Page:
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In a new film, WSC’s Guido Rahr travels deep into the Russian Far East, to the land of taimen.
Siberian taimen, the ancient, long-lived, oversized cousin of salmon, still reign in a dwindling kingdom of cold, undisturbed rivers in the Russian Far East. Roughly half of these watersheds are beyond the reach of even the most intrepid scientists—buffered by roadless expanses of larch, Korean pine, northern hardwoods, and spruce that have survived the illegal logging that feeds a voracious global appetite for wood in recent decades.
Journeying there is like going back in time.
Now, “River Tigers” a new 14-minute film from Wild Salmon Center and our production partners at MaserFilms and Yonder Content, takes you to one of the crown jewels of Russian stronghold rivers: the Tugur.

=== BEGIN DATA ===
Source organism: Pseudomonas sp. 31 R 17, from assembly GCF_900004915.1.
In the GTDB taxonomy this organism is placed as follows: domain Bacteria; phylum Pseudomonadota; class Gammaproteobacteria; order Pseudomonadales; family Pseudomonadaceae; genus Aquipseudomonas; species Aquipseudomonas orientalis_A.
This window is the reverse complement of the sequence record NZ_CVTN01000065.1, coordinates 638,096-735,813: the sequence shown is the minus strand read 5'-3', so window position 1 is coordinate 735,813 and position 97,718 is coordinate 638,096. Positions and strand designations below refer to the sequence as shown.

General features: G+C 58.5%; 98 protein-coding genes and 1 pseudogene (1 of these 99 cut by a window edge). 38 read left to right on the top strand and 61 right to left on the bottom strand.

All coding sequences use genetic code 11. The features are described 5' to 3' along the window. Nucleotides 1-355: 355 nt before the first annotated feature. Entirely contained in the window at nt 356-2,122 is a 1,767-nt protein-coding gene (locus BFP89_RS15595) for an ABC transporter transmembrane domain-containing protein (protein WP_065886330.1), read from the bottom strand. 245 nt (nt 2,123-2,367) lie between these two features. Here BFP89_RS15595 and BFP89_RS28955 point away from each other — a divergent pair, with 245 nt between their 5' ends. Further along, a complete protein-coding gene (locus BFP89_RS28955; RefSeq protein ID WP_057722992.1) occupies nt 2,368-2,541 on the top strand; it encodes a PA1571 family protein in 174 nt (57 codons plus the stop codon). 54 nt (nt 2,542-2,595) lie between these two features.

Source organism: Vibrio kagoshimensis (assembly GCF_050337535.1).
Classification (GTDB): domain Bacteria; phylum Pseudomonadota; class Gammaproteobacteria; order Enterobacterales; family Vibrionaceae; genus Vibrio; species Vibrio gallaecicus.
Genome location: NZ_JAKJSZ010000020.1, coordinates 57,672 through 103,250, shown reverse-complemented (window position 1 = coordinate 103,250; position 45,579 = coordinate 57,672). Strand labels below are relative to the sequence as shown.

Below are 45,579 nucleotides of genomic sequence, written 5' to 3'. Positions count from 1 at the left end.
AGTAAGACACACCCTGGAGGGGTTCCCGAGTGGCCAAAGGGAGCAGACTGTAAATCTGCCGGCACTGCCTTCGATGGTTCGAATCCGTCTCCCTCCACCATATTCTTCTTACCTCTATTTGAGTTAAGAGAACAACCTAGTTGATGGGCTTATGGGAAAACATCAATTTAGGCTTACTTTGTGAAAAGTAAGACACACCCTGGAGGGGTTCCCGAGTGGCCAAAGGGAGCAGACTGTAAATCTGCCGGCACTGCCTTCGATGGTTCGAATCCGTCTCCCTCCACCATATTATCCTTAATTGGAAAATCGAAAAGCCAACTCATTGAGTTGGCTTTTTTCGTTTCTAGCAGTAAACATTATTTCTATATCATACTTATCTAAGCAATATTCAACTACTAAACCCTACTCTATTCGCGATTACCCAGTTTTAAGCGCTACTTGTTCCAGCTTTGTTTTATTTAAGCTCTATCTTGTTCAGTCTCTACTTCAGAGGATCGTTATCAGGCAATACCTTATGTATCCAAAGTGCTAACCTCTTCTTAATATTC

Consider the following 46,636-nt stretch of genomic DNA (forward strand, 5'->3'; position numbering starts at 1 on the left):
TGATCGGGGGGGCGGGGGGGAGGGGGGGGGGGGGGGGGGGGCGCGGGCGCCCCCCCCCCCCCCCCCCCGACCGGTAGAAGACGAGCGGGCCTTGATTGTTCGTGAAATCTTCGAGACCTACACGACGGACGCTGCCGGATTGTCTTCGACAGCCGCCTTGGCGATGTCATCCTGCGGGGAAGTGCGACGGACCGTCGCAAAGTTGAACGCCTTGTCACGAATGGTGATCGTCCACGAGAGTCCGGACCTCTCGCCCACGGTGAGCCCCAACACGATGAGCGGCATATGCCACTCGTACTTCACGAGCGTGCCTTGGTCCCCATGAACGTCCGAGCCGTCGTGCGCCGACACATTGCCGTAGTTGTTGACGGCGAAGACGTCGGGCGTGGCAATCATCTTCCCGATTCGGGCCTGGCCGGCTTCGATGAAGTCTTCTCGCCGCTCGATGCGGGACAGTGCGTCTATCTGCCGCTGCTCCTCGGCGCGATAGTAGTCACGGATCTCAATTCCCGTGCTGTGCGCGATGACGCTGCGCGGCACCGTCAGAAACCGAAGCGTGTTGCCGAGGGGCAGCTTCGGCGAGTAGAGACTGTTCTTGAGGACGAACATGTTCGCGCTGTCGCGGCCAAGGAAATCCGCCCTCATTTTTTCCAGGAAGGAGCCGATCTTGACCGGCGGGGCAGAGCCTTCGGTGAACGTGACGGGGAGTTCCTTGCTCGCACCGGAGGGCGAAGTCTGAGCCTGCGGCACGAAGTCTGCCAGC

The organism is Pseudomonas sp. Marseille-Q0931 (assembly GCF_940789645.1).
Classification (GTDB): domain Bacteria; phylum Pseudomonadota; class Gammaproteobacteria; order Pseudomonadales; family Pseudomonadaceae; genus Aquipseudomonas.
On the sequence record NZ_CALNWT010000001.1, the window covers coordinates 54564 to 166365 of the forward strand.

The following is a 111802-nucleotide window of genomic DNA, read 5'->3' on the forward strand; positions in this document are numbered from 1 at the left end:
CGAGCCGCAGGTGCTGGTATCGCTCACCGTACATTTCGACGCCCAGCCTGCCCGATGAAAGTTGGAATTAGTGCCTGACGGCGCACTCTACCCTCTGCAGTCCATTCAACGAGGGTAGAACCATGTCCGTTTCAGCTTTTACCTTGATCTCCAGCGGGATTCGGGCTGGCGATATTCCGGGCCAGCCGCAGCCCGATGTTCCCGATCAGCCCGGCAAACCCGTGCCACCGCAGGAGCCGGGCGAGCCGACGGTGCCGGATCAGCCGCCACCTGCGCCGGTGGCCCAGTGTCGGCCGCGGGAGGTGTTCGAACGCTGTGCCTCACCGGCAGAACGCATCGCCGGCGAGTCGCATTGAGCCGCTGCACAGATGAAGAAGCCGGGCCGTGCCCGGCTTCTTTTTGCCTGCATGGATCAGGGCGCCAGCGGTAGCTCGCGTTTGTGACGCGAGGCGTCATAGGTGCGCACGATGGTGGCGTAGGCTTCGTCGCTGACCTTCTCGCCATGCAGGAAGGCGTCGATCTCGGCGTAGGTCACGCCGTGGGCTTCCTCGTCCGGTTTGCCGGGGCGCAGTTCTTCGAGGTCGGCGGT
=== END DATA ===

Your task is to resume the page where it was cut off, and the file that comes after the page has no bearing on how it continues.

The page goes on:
“River Tigers” held its world premiere at the 2020 Banff Mountain Film Festival, and has been featured at events including the Vancouver International Mountain Film Festival, the Santa Barbara International Film Festival, and the Fly Fishing Film Tour.
The film follows WSC CEO Guido Rahr, longtime Russian partner Mikhail Skopets, and businessman and lodge owner Alexander Abramov on their early sojourns to the river, their attempts to unlock the mysteries of its mighty fish, and their more recent efforts to protect the place among the harsh realities of life in the Wild West of the Russian Far East.
“River Tigers” is about the passions and the unlikely friendships that drive conservation in this last frontier.
It’s a trip to one of the last truly wild places on Earth.
And it’s about the thrill of the hunt.